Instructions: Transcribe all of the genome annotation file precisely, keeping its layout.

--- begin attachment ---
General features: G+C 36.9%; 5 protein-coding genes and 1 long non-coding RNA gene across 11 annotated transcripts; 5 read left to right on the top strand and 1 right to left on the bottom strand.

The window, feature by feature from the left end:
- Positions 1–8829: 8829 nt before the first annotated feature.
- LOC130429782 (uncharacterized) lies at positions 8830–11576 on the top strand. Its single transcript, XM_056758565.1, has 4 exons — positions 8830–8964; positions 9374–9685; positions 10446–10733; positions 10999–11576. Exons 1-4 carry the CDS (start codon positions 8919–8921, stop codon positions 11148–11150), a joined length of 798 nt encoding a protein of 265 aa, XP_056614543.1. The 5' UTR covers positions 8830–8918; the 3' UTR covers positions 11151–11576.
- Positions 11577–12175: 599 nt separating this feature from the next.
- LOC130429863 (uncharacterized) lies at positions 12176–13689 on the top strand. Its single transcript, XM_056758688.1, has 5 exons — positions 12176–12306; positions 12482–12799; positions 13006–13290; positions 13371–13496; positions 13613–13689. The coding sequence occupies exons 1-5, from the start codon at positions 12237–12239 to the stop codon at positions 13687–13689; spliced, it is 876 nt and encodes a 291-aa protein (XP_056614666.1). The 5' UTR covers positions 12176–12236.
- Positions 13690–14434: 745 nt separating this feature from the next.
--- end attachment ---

General features: G+C 36.9%; 5 protein-coding genes and 1 long non-coding RNA gene across 11 annotated transcripts; 5 read left to right on the top strand and 1 right to left on the bottom strand.

The window, feature by feature from the left end:
- Positions 1–8829: 8829 nt before the first annotated feature.
- LOC130429782 (uncharacterized) lies at positions 8830–11576 on the top strand. Its single transcript, XM_056758565.1, has 4 exons — positions 8830–8964; positions 9374–9685; positions 10446–10733; positions 10999–11576. Exons 1-4 carry the CDS (start codon positions 8919–8921, stop codon positions 11148–11150), a joined length of 798 nt encoding a protein of 265 aa, XP_056614543.1. The 5' UTR covers positions 8830–8918; the 3' UTR covers positions 11151–11576.
- Positions 11577–12175: 599 nt separating this feature from the next.
- LOC130429863 (uncharacterized) lies at positions 12176–13689 on the top strand. Its single transcript, XM_056758688.1, has 5 exons — positions 12176–12306; positions 12482–12799; positions 13006–13290; positions 13371–13496; positions 13613–13689. The coding sequence occupies exons 1-5, from the start codon at positions 12237–12239 to the stop codon at positions 13687–13689; spliced, it is 876 nt and encodes a 291-aa protein (XP_056614666.1). The 5' UTR covers positions 12176–12236.
- Positions 13690–14434: 745 nt separating this feature from the next.